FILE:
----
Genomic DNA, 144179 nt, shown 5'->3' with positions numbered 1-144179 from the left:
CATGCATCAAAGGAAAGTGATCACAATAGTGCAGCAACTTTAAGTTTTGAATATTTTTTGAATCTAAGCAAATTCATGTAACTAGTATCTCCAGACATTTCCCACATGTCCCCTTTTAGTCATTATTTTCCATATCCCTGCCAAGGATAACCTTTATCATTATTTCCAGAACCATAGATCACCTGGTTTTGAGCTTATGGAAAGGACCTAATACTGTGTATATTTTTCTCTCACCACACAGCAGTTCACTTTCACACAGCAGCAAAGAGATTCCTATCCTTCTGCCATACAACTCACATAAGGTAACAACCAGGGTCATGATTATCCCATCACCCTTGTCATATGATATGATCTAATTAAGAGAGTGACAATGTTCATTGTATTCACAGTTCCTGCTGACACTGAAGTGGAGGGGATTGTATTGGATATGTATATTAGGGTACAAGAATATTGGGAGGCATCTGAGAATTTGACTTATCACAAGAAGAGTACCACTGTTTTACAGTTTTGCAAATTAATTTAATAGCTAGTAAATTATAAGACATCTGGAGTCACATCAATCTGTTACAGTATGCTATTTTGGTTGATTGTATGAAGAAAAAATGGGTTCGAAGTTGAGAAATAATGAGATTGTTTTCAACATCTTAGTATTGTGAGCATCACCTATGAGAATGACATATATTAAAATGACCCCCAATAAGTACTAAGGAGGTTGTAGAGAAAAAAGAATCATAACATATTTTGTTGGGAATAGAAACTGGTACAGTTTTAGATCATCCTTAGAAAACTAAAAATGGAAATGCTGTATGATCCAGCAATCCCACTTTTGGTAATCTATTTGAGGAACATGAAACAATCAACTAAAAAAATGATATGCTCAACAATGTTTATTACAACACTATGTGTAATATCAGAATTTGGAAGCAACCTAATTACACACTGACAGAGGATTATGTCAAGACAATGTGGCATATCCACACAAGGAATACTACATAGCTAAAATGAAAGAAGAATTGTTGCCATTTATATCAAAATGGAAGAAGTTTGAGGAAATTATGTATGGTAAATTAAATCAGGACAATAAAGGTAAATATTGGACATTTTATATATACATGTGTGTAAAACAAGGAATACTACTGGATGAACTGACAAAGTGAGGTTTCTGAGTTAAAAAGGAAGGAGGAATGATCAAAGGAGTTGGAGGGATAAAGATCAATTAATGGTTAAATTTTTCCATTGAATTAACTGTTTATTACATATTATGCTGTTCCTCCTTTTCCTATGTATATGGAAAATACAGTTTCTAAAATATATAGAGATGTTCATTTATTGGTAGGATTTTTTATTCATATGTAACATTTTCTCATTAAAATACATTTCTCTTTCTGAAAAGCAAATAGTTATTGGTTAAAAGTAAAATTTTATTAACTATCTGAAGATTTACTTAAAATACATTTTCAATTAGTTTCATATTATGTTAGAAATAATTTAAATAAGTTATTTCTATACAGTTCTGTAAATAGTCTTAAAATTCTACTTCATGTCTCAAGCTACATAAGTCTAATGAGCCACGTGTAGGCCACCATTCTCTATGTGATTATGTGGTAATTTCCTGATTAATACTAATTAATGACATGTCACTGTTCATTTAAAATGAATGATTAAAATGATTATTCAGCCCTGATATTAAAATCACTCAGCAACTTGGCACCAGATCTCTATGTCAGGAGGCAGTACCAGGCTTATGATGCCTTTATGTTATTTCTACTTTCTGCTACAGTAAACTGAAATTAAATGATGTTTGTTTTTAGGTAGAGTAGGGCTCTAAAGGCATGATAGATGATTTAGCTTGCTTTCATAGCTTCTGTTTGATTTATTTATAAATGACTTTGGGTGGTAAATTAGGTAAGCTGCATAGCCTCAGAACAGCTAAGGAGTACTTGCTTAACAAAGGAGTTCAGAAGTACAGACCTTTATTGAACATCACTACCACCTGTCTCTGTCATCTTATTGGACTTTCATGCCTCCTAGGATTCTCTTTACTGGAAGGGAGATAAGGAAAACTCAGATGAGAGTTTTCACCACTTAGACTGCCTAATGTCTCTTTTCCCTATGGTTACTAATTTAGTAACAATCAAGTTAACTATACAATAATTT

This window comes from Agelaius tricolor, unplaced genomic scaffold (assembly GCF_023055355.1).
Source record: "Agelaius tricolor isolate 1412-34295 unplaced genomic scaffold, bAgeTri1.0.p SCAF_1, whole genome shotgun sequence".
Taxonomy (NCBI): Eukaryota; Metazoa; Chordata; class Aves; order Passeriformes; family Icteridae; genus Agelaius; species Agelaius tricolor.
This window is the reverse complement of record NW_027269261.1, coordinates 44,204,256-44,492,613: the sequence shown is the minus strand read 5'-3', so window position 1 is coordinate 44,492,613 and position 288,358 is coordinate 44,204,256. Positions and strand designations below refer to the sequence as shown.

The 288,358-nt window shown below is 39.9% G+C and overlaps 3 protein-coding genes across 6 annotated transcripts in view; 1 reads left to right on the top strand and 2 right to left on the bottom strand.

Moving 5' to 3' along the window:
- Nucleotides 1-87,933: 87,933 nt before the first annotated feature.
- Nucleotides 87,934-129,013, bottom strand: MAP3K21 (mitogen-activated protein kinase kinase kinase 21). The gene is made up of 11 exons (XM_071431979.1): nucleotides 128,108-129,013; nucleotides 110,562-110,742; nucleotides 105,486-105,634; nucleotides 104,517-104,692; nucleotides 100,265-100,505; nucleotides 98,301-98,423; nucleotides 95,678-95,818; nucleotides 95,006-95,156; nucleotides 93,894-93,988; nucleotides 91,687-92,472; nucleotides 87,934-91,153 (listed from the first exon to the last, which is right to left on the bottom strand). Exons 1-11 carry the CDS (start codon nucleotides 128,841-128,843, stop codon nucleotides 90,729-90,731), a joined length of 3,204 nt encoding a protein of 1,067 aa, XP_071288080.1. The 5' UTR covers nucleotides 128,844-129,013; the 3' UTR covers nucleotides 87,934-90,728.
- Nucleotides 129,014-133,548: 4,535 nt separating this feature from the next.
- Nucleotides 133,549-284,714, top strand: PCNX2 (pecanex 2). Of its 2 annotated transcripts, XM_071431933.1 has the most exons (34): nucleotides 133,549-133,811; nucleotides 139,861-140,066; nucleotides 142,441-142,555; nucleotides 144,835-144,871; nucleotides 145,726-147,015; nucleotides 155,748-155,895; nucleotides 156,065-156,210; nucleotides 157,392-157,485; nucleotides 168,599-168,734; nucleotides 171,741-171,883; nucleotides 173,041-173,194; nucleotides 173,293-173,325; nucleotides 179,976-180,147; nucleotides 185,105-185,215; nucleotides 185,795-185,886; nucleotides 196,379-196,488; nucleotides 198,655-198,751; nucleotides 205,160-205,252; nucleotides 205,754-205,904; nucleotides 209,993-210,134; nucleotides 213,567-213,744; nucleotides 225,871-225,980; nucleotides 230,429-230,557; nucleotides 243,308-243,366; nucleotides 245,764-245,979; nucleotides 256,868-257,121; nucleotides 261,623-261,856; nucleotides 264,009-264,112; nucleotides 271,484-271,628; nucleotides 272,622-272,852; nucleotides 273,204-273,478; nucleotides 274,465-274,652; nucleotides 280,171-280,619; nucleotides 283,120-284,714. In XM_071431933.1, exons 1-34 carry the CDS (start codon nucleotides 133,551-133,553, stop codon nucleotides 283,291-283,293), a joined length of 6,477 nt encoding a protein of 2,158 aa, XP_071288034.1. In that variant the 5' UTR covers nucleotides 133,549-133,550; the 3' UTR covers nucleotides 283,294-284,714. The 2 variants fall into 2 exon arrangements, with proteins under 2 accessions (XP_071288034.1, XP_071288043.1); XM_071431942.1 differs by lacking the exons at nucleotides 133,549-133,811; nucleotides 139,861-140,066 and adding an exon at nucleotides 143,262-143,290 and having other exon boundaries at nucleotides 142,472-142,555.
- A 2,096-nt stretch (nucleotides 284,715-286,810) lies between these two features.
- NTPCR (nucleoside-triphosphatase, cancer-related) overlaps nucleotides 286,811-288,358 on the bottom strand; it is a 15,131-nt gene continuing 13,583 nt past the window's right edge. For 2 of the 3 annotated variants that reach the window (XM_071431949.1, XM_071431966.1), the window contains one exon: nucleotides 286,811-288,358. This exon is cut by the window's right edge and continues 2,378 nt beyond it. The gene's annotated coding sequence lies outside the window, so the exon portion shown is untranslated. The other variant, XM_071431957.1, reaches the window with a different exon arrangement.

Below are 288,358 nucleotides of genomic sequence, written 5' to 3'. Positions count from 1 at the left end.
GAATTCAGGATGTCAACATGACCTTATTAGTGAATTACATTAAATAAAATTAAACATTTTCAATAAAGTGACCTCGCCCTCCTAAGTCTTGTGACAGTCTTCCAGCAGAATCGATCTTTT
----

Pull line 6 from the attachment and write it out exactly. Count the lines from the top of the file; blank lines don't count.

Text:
This window is the reverse complement of record NW_027269261.1, coordinates 44,204,256-44,492,613: the sequence shown is the minus strand read 5'-3', so window position 1 is coordinate 44,492,613 and position 288,358 is coordinate 44,204,256. Positions and strand designations below refer to the sequence as shown.